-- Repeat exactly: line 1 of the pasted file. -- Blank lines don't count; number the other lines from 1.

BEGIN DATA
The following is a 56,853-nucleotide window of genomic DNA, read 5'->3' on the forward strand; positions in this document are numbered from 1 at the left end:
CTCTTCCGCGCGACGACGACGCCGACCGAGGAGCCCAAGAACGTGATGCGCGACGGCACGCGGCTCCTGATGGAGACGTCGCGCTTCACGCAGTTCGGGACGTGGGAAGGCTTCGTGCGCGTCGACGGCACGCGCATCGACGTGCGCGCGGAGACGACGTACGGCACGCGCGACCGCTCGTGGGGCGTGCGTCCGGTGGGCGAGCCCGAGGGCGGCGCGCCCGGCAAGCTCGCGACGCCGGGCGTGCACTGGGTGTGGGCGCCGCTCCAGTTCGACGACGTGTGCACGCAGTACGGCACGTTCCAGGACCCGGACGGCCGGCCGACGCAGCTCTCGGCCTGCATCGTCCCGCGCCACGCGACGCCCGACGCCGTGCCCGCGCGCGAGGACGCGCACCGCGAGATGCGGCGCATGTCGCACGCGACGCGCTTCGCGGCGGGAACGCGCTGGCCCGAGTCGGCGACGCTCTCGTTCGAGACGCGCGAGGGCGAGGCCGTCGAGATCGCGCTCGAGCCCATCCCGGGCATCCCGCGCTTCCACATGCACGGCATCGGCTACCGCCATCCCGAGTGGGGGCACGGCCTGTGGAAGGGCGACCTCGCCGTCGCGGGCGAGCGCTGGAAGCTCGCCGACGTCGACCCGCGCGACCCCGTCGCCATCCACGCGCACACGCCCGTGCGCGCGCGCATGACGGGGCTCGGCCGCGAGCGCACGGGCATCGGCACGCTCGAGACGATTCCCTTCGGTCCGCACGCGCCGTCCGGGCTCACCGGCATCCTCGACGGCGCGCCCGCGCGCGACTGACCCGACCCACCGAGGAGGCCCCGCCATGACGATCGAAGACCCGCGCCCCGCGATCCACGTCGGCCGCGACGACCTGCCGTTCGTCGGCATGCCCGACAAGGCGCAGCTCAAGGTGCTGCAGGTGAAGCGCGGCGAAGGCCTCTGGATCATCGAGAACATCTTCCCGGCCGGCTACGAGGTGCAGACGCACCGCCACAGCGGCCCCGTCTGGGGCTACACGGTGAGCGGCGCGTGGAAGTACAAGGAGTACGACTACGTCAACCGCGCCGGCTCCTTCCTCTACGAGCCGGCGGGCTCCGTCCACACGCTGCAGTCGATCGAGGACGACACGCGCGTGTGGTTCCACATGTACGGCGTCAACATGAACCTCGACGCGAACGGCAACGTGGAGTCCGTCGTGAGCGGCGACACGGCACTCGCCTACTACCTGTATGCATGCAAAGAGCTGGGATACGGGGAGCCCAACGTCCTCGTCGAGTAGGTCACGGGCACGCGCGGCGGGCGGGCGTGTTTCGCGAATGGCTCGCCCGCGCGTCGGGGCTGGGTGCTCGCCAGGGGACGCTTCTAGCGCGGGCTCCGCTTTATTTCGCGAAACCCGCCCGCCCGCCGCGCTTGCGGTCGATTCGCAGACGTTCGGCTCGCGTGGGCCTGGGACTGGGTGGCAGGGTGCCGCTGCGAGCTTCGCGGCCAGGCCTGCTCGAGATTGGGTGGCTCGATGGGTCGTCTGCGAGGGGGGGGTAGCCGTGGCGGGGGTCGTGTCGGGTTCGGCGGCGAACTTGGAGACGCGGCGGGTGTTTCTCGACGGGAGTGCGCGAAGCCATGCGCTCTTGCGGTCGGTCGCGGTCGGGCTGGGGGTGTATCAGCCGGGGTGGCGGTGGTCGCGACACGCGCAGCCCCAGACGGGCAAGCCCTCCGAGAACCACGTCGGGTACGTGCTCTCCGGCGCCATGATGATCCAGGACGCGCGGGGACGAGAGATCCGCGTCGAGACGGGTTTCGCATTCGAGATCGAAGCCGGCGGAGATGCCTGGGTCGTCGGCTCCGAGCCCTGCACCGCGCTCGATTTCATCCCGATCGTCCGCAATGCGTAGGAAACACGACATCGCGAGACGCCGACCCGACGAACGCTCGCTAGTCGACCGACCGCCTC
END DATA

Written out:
The following is a 56,853-nucleotide window of genomic DNA, read 5'->3' on the forward strand; positions in this document are numbered from 1 at the left end: